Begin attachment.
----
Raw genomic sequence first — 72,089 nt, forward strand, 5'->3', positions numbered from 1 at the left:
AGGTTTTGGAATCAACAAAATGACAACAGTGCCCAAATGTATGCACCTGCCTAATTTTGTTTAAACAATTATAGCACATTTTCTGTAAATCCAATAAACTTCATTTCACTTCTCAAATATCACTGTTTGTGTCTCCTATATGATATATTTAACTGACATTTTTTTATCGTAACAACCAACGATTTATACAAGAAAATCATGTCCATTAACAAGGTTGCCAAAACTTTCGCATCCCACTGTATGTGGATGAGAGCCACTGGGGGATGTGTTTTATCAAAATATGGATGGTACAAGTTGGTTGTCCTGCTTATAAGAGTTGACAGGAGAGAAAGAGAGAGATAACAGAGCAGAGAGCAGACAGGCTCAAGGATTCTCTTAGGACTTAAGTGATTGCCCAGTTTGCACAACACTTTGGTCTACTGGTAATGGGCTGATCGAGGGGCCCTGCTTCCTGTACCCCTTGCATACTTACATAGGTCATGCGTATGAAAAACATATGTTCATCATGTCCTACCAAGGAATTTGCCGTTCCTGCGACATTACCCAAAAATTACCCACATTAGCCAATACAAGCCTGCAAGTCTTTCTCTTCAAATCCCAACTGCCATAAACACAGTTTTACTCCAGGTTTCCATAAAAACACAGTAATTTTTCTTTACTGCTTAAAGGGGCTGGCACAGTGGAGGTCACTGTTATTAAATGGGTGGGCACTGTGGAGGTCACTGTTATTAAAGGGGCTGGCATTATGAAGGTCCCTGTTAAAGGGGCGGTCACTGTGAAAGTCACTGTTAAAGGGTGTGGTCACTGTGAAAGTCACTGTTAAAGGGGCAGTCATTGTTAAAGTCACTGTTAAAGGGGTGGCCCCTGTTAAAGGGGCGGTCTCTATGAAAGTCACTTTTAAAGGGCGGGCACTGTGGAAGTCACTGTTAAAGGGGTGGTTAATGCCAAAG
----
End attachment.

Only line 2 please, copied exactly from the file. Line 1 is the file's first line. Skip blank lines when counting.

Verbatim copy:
AGGTTTTGGAATCAACAAAATGACAACAGTGCCCAAATGTATGCACCTGCCTAATTTTGTTTAAACAATTATAGCACATTTTCTGTAAATCCAATAAACTTCATTTCACTTCTCAAATATCACTGTTTGTGTCTCCTATATGATATATTTAACTGACATTTTTTTATCGTAACAACCAACGATTTATACAAGAAAATCATGTCCATTAACAAGGTTGCCAAAACTTTCGCATCCCACTGTATGTGGATGAGAGCCACTGGGGGATGTGTTTTATCAAAATATGGATGGTACAAGTTGGTTGTCCTGCTTATAAGAGTTGACAGGAGAGAAAGAGAGAGATAACAGAGCAGAGAGCAGACAGGCTCAAGGATTCTCTTAGGACTTAAGTGATTGCCCAGTTTGCACAACACTTTGGTCTACTGGTAATGGGCTGATCGAGGGGCCCTGCTTCCTGTACCCCTTGCATACTTACATAGGTCATGCGTATGAAAAACATATGTTCATCATGTCCTACCAAGGAATTTGCCGTTCCTGCGACATTACCCAAAAATTACCCACATTAGCCAATACAAGCCTGCAAGTCTTTCTCTTCAAATCCCAACTGCCATAAACACAGTTTTACTCCAGGTTTCCATAAAAACACAGTAATTTTTCTTTACTGCTTAAAGGGGCTGGCACAGTGGAGGTCACTGTTATTAAATGGGTGGGCACTGTGGAGGTCACTGTTATTAAAGGGGCTGGCATTATGAAGGTCCCTGTTAAAGGGGCGGTCACTGTGAAAGTCACTGTTAAAGGGTGTGGTCACTGTGAAAGTCACTGTTAAAGGGGCAGTCATTGTTAAAGTCACTGTTAAAGGGGTGGCCCCTGTTAAAGGGGCGGTCTCTATGAAAGTCACTTTTAAAGGGCGGGCACTGTGGAAGTCACTGTTAAAGGGGTGGTTAATGCCAAAG